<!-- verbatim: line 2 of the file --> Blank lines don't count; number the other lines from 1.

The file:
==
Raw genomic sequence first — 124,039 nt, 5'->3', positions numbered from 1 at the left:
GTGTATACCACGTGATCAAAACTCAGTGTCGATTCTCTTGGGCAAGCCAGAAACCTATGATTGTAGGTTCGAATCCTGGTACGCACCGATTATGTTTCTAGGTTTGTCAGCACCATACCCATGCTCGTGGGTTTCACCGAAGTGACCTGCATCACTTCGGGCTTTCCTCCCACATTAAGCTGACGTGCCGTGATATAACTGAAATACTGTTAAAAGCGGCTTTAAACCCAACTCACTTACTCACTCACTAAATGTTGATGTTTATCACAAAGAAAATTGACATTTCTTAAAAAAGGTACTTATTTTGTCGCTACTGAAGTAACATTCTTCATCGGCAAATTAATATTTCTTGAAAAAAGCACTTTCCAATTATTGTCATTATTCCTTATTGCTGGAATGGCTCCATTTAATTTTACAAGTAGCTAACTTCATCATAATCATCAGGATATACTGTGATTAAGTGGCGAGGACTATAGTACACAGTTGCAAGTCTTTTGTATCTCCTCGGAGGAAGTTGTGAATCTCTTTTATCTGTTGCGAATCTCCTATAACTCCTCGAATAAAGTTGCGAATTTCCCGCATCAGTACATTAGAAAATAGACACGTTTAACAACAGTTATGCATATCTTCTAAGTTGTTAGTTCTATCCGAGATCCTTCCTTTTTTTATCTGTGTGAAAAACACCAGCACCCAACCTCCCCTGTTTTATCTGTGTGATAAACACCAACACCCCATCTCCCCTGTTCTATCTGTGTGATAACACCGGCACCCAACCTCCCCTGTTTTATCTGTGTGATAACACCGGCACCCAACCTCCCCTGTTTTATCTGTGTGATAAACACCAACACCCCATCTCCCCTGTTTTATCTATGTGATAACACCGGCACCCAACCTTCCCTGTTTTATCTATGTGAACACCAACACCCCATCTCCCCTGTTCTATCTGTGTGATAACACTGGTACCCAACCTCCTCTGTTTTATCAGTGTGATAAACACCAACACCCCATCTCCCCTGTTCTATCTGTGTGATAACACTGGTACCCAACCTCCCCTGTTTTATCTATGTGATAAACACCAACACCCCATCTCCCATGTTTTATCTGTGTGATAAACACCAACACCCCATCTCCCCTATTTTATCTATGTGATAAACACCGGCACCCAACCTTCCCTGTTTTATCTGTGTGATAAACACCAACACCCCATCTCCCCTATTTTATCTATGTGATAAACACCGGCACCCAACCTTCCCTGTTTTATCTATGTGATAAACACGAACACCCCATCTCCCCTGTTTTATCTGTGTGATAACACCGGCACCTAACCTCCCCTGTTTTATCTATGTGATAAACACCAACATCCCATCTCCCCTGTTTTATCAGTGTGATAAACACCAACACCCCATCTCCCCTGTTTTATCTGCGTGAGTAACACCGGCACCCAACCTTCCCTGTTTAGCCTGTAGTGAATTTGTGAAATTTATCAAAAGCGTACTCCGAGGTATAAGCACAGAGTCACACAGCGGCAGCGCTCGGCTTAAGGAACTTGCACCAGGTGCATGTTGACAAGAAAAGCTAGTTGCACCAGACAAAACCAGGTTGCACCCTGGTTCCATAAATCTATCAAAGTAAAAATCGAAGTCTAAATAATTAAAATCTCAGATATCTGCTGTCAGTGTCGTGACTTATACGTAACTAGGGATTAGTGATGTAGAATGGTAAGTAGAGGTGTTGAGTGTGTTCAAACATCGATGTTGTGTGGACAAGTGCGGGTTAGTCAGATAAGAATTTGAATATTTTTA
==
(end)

GTGTATACCACGTGATCAAAACTCAGTGTCGATTCTCTTGGGCAAGCCAGAAACCTATGATTGTAGGTTCGAATCCTGGTACGCACCGATTATGTTTCTAGGTTTGTCAGCACCATACCCATGCTCGTGGGTTTCACCGAAGTGACCTGCATCACTTCGGGCTTTCCTCCCACATTAAGCTGACGTGCCGTGATATAACTGAAATACTGTTAAAAGCGGCTTTAAACCCAACTCACTTACTCACTCACTAAATGTTGATGTTTATCACAAAGAAAATTGACATTTCTTAAAAAAGGTACTTATTTTGTCGCTACTGAAGTAACATTCTTCATCGGCAAATTAATATTTCTTGAAAAAAGCACTTTCCAATTATTGTCATTATTCCTTATTGCTGGAATGGCTCCATTTAATTTTACAAGTAGCTAACTTCATCATAATCATCAGGATATACTGTGATTAAGTGGCGAGGACTATAGTACACAGTTGCAAGTCTTTTGTATCTCCTCGGAGGAAGTTGTGAATCTCTTTTATCTGTTGCGAATCTCCTATAACTCCTCGAATAAAGTTGCGAATTTCCCGCATCAGTACATTAGAAAATAGACACGTTTAACAACAGTTATGCATATCTTCTAAGTTGTTAGTTCTATCCGAGATCCTTCCTTTTTTTATCTGTGTGAAAAACACCAGCACCCAACCTCCCCTGTTTTATCTGTGTGATAAACACCAACACCCCATCTCCCCTGTTCTATCTGTGTGATAACACCGGCACCCAACCTCCCCTGTTTTATCTGTGTGATAACACCGGCACCCAACCTCCCCTGTTTTATCTGTGTGATAAACACCAACACCCCATCTCCCCTGTTTTATCTATGTGATAACACCGGCACCCAACCTTCCCTGTTTTATCTATGTGAACACCAACACCCCATCTCCCCTGTTCTATCTGTGTGATAACACTGGTACCCAACCTCCTCTGTTTTATCAGTGTGATAAACACCAACACCCCATCTCCCCTGTTCTATCTGTGTGATAACACTGGTACCCAACCTCCCCTGTTTTATCTATGTGATAAACACCAACACCCCATCTCCCATGTTTTATCTGTGTGATAAACACCAACACCCCATCTCCCCTATTTTATCTATGTGATAAACACCGGCACCCAACCTTCCCTGTTTTATCTGTGTGATAAACACCAACACCCCATCTCCCCTATTTTATCTATGTGATAAACACCGGCACCCAACCTTCCCTGTTTTATCTATGTGATAAACACGAACACCCCATCTCCCCTGTTTTATCTGTGTGATAACACCGGCACCTAACCTCCCCTGTTTTATCTATGTGATAAACACCAACATCCCATCTCCCCTGTTTTATCAGTGTGATAAACACCAACACCCCATCTCCCCTGTTTTATCTGCGTGAGTAACACCGGCACCCAACCTTCCCTGTTTAGCCTGTAGTGAATTTGTGAAATTTATCAAAAGCGTACTCCGAGGTATAAGCACAGAGTCACACAGCGGCAGCGCTCGGCTTAAGGAACTTGCACCAGGTGCATGTTGACAAGAAAAGCTAGTTGCACCAGACAAAACCAGGTTGCACCCTGGTTCCATAAATCTATCAAAGTAAAAATCGAAGTCTAAATAATTAAAATCTCAGATATCTGCTGTCAGTGTCGTGACTTATACGTAACTAGGGATTAGTGATGTAGAATGGTAAGTAGAGGTGTTGAGTGTGTTCAAACATCGATGTTGTGTGGACAAGTGCGGGTTAGTCAGATAAGAATTTGAATATTTTTA